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Your guide to a dream Davos: Arianna Huffington

You're finally in Davos. Or shortly on your way. You're packing, or unpacking, your winter gear. You have a list of people to contact when you land and a list of parties you want to hit.

And, of course, you have an expanding to-do list full of all the meetings and seminars on World Economic Forum themes such as responsible leadership, global economic trends, and how various market sectors can survive the coming Fourth Industrial Revolution.

That's all great, but to do all that, you actually have to survive Davos yourself. So as we learn about how the world can make the best use of resources for a sustainable future, we need to do the same for ourselves. It's like what they say on airplanes: Secure your own oxygen mask first before helping others.


Employee asleep at work on his laptop
Dimitri Vervitsiotis | Photographer's Choice | Getty Images

So how do you not just survive this week, but make the most of it and thrive? Let's start with the big one: Sleep. Even in normal circumstances, most people don't get enough of it. Too many, including plenty at Davos, still buy into the delusion that sleep deprivation is a kind of badge of honor, or at least the price we have to pay to get ahead. But the science tells us – conclusively – the opposite: We're more productive, creative, make better decisions and perform better cognitively when we're well-rested.

But sleep is even more challenging when you're traveling across several time zones. Jet-lag can wreak real havoc, leading to depression, faulty memory and impaired judgment – not exactly the recipe for a productive week.

There are proven ways to mitigate jet-lag. First tip: Put down that food. Researchers have found that when food is plentiful, our circadian rhythms are strongly linked to cycles of light and dark. But when food is scarce, our system uncouples from the light-dark cycle to allow for more time to find food, helping you adjust more quickly to your new time zone. Research suggests that not eating at all for around 16 hours can trigger this response. So, for a 10-hour flight, you should stop eating six hours before and then refrain from those in-fight goodies during the flight itself.

Or, there's actually something called the Anti-Jet-Lag-Diet, created by the biologist Charles Ehret. Four days before your flying, alternate two cycles of feasting and fasting, switching every two days, making sure to sync the last fasting day with your travel day.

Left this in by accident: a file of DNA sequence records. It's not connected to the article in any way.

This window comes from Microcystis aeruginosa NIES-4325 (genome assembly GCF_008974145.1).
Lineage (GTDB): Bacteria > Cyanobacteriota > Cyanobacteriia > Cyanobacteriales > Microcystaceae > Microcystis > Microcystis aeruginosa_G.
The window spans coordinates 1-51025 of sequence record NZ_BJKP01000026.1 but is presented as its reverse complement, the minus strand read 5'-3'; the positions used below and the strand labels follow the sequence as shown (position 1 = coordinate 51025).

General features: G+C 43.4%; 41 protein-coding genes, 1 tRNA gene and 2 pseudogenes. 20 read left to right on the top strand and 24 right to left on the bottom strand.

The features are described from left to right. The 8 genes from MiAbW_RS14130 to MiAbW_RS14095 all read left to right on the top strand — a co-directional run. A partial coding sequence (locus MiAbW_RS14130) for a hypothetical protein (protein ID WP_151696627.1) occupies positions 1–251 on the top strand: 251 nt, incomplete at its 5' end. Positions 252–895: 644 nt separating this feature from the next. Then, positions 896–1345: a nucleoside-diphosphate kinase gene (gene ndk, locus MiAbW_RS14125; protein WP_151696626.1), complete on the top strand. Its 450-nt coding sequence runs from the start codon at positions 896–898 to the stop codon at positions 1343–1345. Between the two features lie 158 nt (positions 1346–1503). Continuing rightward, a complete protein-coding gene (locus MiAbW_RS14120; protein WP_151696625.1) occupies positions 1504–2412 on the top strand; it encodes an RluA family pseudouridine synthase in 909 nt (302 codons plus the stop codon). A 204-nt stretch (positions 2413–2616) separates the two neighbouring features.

Though one of the best jet-lag tips is this: Don't start off already lagging! Getting ready for any work trip can be nearly as hectic as being there, so don't forget to get enough sleep where it's easiest: In your own bed.

So, now you've touched down, and, however jet-lagged, you need to get some sleep while you're in Davos. Even when you're not at a bustling conference, sleep in any new venue is challenging. And scientists know why. It's called the "first night-effect." What happens is that on our first night in a new environment, parts of our brains stay active and alert for threats (which at the WEF might mean someone breaking into your room and disrupting your sleep to talk about disruption).

So because you can't control being in a new environment, you should control what you can. Along with your winter boots -- and, if you're adventurous, your ski gear -- make sure to bring your regular nighttime routine with you (it takes up no space in your carry-on). Sleep in your regular nighttime clothes, drink the same tea, read the same book. Whatever your routine is, keep it…routine. And, very important – don't sleep with your phone on or near your bed. Our devices are our repositories of everything we need to distance ourselves from to go to sleep – our work, to-do-lists, worries and anxieties. So physically distancing yourself from your phone will help you sleep, and ensure you both wake up fully charged.

The fight against 'Schedule Creep'

So that's the nighttime, what about the daytime? Of course, the two are connected. That's why it's important to guard against Schedule Creep - especially daunting in Davos. The WEF Annual Meeting can be overwhelming – there seems to be no end to fascinating and valuable panels and forums. And while they're all worthwhile, being able truly to take in insights about Responsible Leadership requires Responsible Conference-Going. Don't try to do too much. And, do you really need to catch that night-cap with someone you can just as easily see next week at home?

And unlike the machines, robots, and artificial intelligence algorithms you'll hear about as part of the Fourth Industrial Revolution, humans need downtime. So build some into your days – time to take a break, meet some new people, wander, or just wonder. You'll be much more present and focused for the panels – and parties – you said yes to. And having regular downtime during the day to digest all that you've learned will make it more likely you'll be able to say goodnight to all the excitement when you get back to your hotel, having responsibly said no to that nightcap.

Unlike Las Vegas, the point of the WEF is that what goes on in Davos shouldn't stay in Davos, but instead go back home with participants from all over the world. And for that to happen, for you to be truly present, open to collaboration, able to have insights and make connections you wouldn't have at home, you need to take care of yourself, sleep, and build in some unstructured time. Oh, and if you hit the slopes, take it easy – Davos is a lot less fun in a cast.


Arianna Huffington is the founder and CEO of Thrive Global, the founder of The Huffington Post, and the author of 15 books, including, most recently, Thrive and The Sleep Revolution. You can follow her on Twitter @ariannahuff

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